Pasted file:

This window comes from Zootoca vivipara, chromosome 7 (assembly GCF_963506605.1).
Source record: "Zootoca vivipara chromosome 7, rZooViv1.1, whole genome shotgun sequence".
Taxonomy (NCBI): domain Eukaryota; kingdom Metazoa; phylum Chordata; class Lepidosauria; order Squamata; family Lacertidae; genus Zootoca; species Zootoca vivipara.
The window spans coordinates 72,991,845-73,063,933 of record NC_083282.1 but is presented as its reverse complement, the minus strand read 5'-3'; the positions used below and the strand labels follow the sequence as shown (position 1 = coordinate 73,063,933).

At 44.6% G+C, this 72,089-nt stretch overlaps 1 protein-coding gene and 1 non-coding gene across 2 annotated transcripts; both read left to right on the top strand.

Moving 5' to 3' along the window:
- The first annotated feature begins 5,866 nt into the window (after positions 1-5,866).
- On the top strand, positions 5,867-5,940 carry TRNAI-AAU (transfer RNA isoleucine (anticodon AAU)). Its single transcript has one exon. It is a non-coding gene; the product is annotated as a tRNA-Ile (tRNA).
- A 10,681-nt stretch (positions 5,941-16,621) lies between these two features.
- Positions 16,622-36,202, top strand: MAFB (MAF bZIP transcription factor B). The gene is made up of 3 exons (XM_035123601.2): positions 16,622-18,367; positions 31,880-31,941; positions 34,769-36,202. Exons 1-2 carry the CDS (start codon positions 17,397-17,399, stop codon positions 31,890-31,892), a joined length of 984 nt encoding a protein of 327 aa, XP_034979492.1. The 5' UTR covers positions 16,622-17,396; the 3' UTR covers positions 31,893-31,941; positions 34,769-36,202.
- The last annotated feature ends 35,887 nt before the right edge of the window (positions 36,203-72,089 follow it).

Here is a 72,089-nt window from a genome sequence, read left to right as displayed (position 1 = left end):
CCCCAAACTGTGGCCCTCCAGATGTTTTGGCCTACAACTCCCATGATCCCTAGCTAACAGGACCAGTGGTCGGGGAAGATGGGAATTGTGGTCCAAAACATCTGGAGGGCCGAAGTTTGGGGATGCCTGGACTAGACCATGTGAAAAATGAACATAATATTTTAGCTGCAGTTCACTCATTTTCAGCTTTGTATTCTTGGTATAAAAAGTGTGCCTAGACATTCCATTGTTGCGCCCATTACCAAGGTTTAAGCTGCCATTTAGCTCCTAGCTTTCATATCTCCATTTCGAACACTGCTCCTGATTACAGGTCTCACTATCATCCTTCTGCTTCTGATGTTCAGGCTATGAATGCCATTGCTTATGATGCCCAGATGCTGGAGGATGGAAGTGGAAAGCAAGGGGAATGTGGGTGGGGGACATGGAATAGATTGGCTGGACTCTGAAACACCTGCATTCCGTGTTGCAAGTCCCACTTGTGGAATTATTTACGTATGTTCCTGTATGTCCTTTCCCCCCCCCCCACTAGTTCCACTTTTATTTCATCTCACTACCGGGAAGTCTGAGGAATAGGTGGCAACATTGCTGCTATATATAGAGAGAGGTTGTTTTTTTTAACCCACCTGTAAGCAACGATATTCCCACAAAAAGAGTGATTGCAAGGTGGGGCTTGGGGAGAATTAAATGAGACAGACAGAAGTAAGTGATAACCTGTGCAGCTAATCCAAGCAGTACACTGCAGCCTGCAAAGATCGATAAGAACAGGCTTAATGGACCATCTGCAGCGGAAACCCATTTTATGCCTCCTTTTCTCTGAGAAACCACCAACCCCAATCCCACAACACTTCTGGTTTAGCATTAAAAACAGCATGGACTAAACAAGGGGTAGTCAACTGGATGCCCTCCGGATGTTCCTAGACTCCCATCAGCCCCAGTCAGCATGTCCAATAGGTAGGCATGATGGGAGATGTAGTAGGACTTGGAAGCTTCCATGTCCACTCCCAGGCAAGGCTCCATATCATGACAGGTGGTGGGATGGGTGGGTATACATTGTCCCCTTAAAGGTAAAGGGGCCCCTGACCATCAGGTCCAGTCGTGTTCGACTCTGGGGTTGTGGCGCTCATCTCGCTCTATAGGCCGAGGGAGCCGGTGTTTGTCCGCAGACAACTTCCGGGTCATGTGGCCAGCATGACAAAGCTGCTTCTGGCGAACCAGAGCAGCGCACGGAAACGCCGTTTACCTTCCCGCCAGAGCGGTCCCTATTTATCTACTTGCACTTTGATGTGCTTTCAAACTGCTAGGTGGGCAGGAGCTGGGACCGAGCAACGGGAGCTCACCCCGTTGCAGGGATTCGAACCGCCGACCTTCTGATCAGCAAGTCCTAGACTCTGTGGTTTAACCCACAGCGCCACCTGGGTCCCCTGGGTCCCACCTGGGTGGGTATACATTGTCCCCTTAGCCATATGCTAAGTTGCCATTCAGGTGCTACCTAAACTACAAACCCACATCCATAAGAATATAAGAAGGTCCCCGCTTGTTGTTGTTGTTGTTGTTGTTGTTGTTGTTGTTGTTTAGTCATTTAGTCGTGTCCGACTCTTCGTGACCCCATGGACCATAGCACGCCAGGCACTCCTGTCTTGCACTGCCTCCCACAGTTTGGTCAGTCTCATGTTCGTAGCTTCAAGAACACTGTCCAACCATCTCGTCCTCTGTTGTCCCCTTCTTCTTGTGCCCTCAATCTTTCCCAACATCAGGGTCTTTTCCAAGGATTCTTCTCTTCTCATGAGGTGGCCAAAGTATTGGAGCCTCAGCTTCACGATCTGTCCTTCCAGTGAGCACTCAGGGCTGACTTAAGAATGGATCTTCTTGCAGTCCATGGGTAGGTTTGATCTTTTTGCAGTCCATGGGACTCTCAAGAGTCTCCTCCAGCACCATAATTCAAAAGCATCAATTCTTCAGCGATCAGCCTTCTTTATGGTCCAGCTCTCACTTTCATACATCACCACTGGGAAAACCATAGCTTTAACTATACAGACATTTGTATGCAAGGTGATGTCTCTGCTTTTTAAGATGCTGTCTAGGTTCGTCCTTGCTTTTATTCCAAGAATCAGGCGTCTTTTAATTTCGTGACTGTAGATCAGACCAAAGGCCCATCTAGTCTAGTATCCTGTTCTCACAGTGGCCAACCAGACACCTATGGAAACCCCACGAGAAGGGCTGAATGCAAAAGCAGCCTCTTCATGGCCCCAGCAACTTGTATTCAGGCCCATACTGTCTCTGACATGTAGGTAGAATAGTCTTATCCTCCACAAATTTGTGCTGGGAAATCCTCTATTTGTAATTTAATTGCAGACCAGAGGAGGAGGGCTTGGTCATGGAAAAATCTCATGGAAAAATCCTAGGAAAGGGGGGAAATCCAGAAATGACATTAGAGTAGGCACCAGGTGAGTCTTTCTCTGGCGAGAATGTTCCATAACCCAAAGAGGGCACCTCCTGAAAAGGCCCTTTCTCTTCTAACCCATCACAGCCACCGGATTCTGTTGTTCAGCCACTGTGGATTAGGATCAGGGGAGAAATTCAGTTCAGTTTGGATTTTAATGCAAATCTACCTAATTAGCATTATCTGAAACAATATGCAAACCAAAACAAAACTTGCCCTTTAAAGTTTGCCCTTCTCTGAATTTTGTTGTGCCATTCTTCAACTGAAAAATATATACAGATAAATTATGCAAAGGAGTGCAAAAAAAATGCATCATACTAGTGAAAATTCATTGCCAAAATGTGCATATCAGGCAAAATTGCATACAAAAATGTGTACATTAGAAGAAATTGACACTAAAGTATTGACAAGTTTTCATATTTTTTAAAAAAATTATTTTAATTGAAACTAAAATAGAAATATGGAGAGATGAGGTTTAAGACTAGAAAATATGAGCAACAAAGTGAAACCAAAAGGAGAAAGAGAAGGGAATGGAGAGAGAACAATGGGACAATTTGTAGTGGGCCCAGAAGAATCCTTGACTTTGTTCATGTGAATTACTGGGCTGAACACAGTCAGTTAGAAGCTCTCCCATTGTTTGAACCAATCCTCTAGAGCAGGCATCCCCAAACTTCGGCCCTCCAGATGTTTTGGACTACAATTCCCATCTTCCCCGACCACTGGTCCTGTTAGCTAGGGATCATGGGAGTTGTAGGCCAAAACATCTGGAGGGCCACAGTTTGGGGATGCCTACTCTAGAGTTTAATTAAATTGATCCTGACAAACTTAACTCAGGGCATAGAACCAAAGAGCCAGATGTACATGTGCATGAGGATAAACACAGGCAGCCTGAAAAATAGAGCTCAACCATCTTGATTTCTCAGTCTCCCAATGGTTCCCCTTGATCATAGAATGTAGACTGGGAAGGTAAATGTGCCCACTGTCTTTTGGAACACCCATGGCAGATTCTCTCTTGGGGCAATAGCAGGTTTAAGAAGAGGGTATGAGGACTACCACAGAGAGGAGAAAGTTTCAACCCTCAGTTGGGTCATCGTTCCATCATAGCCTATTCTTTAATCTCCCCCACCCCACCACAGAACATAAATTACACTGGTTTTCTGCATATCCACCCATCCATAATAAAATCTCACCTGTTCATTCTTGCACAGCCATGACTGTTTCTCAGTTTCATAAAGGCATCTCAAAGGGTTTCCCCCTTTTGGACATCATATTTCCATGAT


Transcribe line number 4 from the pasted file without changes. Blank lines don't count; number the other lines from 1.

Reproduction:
The window spans coordinates 72,991,845-73,063,933 of record NC_083282.1 but is presented as its reverse complement, the minus strand read 5'-3'; the positions used below and the strand labels follow the sequence as shown (position 1 = coordinate 73,063,933).